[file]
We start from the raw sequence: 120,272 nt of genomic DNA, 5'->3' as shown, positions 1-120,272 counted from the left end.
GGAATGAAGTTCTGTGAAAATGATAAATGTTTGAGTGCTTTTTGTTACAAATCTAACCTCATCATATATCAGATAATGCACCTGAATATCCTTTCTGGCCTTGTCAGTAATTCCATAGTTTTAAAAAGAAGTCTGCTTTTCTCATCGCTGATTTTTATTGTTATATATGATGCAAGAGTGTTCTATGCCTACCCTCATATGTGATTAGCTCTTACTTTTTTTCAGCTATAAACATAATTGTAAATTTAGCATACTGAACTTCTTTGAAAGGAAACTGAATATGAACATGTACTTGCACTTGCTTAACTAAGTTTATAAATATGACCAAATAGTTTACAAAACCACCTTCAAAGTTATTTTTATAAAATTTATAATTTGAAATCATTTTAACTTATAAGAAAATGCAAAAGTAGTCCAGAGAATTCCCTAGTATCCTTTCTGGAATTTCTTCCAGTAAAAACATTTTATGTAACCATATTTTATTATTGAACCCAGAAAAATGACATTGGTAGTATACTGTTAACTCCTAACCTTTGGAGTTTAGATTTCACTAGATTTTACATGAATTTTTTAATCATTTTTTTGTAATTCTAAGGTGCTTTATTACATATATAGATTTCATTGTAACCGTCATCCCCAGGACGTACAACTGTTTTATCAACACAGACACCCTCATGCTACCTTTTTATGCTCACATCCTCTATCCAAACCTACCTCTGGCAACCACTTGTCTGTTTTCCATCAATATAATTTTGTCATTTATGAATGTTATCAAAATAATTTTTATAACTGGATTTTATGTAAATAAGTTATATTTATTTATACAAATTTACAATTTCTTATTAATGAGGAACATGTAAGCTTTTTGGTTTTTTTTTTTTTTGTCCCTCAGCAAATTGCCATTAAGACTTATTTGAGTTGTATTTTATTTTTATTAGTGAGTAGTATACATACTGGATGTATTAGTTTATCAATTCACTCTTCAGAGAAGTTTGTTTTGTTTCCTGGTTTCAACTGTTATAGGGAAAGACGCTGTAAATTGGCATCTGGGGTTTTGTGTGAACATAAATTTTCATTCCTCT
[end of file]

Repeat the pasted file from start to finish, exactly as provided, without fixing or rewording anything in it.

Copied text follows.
We start from the raw sequence: 120,272 nt of genomic DNA, 5'->3' as shown, positions 1-120,272 counted from the left end.
GGAATGAAGTTCTGTGAAAATGATAAATGTTTGAGTGCTTTTTGTTACAAATCTAACCTCATCATATATCAGATAATGCACCTGAATATCCTTTCTGGCCTTGTCAGTAATTCCATAGTTTTAAAAAGAAGTCTGCTTTTCTCATCGCTGATTTTTATTGTTATATATGATGCAAGAGTGTTCTATGCCTACCCTCATATGTGATTAGCTCTTACTTTTTTTCAGCTATAAACATAATTGTAAATTTAGCATACTGAACTTCTTTGAAAGGAAACTGAATATGAACATGTACTTGCACTTGCTTAACTAAGTTTATAAATATGACCAAATAGTTTACAAAACCACCTTCAAAGTTATTTTTATAAAATTTATAATTTGAAATCATTTTAACTTATAAGAAAATGCAAAAGTAGTCCAGAGAATTCCCTAGTATCCTTTCTGGAATTTCTTCCAGTAAAAACATTTTATGTAACCATATTTTATTATTGAACCCAGAAAAATGACATTGGTAGTATACTGTTAACTCCTAACCTTTGGAGTTTAGATTTCACTAGATTTTACATGAATTTTTTAATCATTTTTTTGTAATTCTAAGGTGCTTTATTACATATATAGATTTCATTGTAACCGTCATCCCCAGGACGTACAACTGTTTTATCAACACAGACACCCTCATGCTACCTTTTTATGCTCACATCCTCTATCCAAACCTACCTCTGGCAACCACTTGTCTGTTTTCCATCAATATAATTTTGTCATTTATGAATGTTATCAAAATAATTTTTATAACTGGATTTTATGTAAATAAGTTATATTTATTTATACAAATTTACAATTTCTTATTAATGAGGAACATGTAAGCTTTTTGGTTTTTTTTTTTTTTGTCCCTCAGCAAATTGCCATTAAGACTTATTTGAGTTGTATTTTATTTTTATTAGTGAGTAGTATACATACTGGATGTATTAGTTTATCAATTCACTCTTCAGAGAAGTTTGTTTTGTTTCCTGGTTTCAACTGTTATAGGGAAAGACGCTGTAAATTGGCATCTGGGGTTTTGTGTGAACATAAATTTTCATTCCTCT